The Super Bowl has meant cheaper ad rates on Twitter. Is this enough to persuade major marketers to jump back onto the wobbly platform? 

The San Francisco-based company has been ramping up its Super Bowl pitch to advertisers, offering a last-minute deal on one of its most high-profile, big-game ad packages, according to an email viewed by The Wall Street Journal. It is also telling advertisers that the number of conversations on its platform about the Super Bowl and the National Football League is up significantly from a year earlier, according to other emails sent to advertisers and ad agencies.

Since Musk’s $44 billion takeover, Twitter’s reputation has gone downhill for a multitude of reasons (check out our previous blogs for details). But the Super Bowl might be Twitter’s best shot yet to persuade advertisers to return to the platform because it is one of the few times of the year that brands depend heavily on Twitter to help generate buzz. 

 “It’s Twitter’s moment. It’s the one weekend where they are the platform that all the attention is shifting to,” said Nick Miaritis, executive vice president at VaynerMedia. “It is the water cooler for the world.”

From a brand perspective, the Super Bowl means cheaper ad rates and the release of a new tool that allows advertisers to create a list of up to 1,000 keywords and avoid having their ads appear above or below tweets containing those words, ad buyers said. 

Twitter recently began offering a three-day Super Bowl Weekend ad package for $250,000, a deal the company called a “fire sale,” according to one of the emails viewed by the Wall Street Journal.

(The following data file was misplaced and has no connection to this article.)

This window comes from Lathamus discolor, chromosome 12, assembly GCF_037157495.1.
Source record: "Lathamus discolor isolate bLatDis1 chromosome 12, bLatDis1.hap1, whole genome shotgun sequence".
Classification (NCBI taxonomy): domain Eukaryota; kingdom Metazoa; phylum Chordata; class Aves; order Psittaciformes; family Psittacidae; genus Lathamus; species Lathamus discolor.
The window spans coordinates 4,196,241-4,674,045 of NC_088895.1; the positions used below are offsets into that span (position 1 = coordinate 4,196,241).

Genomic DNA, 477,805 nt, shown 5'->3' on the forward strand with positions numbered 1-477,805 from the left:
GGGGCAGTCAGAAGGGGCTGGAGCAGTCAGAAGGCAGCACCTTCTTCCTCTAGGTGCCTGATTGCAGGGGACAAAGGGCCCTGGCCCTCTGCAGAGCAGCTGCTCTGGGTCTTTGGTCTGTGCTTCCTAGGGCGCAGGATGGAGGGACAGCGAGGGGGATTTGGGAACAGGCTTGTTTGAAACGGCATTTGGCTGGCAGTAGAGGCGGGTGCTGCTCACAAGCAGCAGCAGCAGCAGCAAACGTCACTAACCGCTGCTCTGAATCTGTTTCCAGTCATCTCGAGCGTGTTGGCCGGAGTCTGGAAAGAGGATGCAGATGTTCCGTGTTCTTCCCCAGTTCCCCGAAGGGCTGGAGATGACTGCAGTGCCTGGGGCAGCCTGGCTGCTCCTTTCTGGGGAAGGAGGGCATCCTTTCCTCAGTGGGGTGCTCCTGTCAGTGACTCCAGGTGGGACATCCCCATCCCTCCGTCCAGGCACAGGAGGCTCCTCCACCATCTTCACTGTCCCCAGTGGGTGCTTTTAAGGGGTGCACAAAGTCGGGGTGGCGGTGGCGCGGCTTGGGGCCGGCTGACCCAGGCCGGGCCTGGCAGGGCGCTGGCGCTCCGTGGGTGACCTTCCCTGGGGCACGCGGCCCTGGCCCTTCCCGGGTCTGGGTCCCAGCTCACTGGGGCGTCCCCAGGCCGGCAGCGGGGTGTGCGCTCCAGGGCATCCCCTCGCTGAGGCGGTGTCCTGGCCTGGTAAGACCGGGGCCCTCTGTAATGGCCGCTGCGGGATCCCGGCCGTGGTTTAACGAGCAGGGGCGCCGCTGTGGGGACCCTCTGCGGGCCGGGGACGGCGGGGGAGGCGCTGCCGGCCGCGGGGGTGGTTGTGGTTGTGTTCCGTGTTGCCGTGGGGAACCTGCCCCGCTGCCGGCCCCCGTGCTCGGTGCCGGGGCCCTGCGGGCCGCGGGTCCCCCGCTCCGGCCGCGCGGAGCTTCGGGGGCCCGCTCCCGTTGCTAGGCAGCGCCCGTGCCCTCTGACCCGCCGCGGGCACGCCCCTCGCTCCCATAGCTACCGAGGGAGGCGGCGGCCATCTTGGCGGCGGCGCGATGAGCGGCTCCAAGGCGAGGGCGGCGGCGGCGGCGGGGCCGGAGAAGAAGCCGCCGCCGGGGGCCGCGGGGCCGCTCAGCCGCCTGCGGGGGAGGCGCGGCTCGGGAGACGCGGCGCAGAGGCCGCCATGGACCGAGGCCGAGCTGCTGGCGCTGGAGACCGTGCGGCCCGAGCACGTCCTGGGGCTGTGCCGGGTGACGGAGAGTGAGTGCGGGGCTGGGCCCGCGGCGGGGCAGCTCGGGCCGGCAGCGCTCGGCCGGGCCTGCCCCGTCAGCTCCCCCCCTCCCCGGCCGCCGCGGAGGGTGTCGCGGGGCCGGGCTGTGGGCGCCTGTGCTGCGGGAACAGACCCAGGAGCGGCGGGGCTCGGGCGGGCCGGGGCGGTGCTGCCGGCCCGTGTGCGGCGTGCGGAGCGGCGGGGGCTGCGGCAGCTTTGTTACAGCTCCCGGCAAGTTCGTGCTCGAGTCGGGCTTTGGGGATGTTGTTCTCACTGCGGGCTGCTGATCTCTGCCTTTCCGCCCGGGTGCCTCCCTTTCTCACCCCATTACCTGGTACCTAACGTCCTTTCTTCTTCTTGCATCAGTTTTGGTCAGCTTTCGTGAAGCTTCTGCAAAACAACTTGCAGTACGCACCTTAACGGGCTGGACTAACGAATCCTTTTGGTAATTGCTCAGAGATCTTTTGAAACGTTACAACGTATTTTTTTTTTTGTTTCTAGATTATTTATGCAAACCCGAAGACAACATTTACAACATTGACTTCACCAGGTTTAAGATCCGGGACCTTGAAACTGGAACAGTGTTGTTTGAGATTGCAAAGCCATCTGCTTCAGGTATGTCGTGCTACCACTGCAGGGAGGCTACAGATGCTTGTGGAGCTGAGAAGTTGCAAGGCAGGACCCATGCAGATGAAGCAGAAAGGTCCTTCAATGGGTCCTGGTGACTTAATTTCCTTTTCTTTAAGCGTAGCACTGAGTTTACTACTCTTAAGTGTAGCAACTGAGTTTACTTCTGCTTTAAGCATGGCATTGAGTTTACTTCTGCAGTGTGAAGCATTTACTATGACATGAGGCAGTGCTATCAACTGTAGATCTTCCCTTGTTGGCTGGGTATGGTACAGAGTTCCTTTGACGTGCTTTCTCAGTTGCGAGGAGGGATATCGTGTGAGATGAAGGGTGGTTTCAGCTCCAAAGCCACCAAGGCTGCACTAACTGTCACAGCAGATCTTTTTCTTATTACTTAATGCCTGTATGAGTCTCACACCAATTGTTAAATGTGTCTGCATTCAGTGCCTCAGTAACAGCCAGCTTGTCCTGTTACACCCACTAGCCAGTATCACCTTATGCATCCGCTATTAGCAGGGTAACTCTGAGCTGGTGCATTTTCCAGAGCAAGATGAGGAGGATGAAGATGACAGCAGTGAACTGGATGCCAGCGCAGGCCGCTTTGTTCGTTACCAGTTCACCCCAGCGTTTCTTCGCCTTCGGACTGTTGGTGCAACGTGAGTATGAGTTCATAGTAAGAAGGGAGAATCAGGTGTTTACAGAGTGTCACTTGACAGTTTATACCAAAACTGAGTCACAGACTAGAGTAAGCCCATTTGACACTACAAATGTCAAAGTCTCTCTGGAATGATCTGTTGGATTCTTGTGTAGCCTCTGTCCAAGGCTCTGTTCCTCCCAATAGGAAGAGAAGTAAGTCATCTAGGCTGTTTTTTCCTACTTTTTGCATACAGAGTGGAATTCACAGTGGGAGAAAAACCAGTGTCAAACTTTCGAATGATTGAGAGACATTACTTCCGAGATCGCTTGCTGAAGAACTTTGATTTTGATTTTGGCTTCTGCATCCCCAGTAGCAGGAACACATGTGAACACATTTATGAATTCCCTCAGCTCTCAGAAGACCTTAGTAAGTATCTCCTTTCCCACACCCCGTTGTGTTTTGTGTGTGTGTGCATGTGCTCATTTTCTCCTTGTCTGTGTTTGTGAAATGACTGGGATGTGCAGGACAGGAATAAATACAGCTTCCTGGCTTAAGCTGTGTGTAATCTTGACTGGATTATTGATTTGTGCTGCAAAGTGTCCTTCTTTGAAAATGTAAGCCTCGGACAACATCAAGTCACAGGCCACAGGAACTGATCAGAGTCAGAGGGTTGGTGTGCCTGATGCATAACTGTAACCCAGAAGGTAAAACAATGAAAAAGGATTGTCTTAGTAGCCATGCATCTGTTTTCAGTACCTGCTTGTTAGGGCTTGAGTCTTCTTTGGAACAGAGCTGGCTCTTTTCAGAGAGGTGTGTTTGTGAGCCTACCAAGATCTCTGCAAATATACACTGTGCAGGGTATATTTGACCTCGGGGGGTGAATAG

In recent years, Super Bowl weekend, which includes Saturday, Sunday and Monday, has brought in roughly $35 million in U.S. ad revenue for Twitter, with Sunday accounting for the majority of the total, said people familiar with Twitter’s finances. 

We can’t write this article without nodding to the Twitter incentive dangled to advertisers in January that offered free ad space on promoted tweet ad campaigns, a deal that was previously reported by the Journal. The incentive was an attempt to lure some advertisers back in, including Pfizer Inc., United Airlines Holdings Inc. and General Motors Co., paused on Twitter ad spending after Mr. Musk took over in October. 

Twitter has been telling some brands that advertisers are returning to the platform. “For those that paused post-acquisition, we have seen a 30%+ return,” according to an email from a few weeks ago that was viewed by the Journal. More than 70 of Twitter’s top 100 ad spenders from before Mr. Musk’s takeover wasn’t spending on the platform as of the week ended on 29th January, according to an analysis of data from the research firm Pathmatics by Sensor Tower. 

This time around arguably has more of a chance to seduce marketers than January’s incentive. Twitter “is not a must-buy for most of the year, but when it gets to Super Bowl time, it’s suddenly of great interest” to advertisers, said Jeff Goodby, co-chairman of Goodby Silverstein & Partners.

Twitter is “intrinsic to the experience,” said Mike Raffensperger, FanDuel’s chief commercial officer. “Everybody’s been watching the game, and you go on Twitter to see what people are talking about.”

Only time will tell. 

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